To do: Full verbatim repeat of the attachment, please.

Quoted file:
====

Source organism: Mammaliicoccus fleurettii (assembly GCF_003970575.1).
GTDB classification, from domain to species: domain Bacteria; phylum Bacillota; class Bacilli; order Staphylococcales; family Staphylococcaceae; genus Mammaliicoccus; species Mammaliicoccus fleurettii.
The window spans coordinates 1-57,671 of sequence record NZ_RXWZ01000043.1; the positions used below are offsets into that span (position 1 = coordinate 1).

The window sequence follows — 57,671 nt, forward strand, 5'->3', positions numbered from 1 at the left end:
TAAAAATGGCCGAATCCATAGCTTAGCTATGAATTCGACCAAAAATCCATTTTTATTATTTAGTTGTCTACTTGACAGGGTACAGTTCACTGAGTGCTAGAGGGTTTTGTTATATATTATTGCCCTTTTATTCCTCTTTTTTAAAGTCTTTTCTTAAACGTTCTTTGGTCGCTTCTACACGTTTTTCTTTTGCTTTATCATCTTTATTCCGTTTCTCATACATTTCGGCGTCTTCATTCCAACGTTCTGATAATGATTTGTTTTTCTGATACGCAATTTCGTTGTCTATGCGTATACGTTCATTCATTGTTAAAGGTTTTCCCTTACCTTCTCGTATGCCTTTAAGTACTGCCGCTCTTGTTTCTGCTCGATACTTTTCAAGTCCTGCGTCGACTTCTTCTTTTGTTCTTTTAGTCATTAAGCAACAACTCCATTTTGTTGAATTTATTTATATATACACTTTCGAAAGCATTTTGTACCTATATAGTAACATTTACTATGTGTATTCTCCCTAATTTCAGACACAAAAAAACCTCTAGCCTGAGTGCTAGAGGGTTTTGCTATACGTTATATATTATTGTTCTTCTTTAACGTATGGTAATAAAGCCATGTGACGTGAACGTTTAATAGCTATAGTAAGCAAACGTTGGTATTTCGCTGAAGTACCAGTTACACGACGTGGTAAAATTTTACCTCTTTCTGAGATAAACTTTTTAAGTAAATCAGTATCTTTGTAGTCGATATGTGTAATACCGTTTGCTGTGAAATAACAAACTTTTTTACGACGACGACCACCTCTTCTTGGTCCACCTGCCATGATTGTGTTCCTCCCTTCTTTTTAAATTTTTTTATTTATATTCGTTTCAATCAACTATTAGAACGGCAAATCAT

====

Source organism: Mammaliicoccus fleurettii (assembly GCF_003970575.1).
GTDB classification, from domain to species: domain Bacteria; phylum Bacillota; class Bacilli; order Staphylococcales; family Staphylococcaceae; genus Mammaliicoccus; species Mammaliicoccus fleurettii.
The window spans coordinates 1-57,671 of sequence record NZ_RXWZ01000043.1; the positions used below are offsets into that span (position 1 = coordinate 1).

The window sequence follows — 57,671 nt, forward strand, 5'->3', positions numbered from 1 at the left end:
TAAAAATGGCCGAATCCATAGCTTAGCTATGAATTCGACCAAAAATCCATTTTTATTATTTAGTTGTCTACTTGACAGGGTACAGTTCACTGAGTGCTAGAGGGTTTTGTTATATATTATTGCCCTTTTATTCCTCTTTTTTAAAGTCTTTTCTTAAACGTTCTTTGGTCGCTTCTACACGTTTTTCTTTTGCTTTATCATCTTTATTCCGTTTCTCATACATTTCGGCGTCTTCATTCCAACGTTCTGATAATGATTTGTTTTTCTGATACGCAATTTCGTTGTCTATGCGTATACGTTCATTCATTGTTAAAGGTTTTCCCTTACCTTCTCGTATGCCTTTAAGTACTGCCGCTCTTGTTTCTGCTCGATACTTTTCAAGTCCTGCGTCGACTTCTTCTTTTGTTCTTTTAGTCATTAAGCAACAACTCCATTTTGTTGAATTTATTTATATATACACTTTCGAAAGCATTTTGTACCTATATAGTAACATTTACTATGTGTATTCTCCCTAATTTCAGACACAAAAAAACCTCTAGCCTGAGTGCTAGAGGGTTTTGCTATACGTTATATATTATTGTTCTTCTTTAACGTATGGTAATAAAGCCATGTGACGTGAACGTTTAATAGCTATAGTAAGCAAACGTTGGTATTTCGCTGAAGTACCAGTTACACGACGTGGTAAAATTTTACCTCTTTCTGAGATAAACTTTTTAAGTAAATCAGTATCTTTGTAGTCGATATGTGTAATACCGTTTGCTGTGAAATAACAAACTTTTTTACGACGACGACCACCTCTTCTTGGTCCACCTGCCATGATTGTGTTCCTCCCTTCTTTTTAAATTTTTTTATTTATATTCGTTTCAATCAACTATTAGAACGGCAAATCAT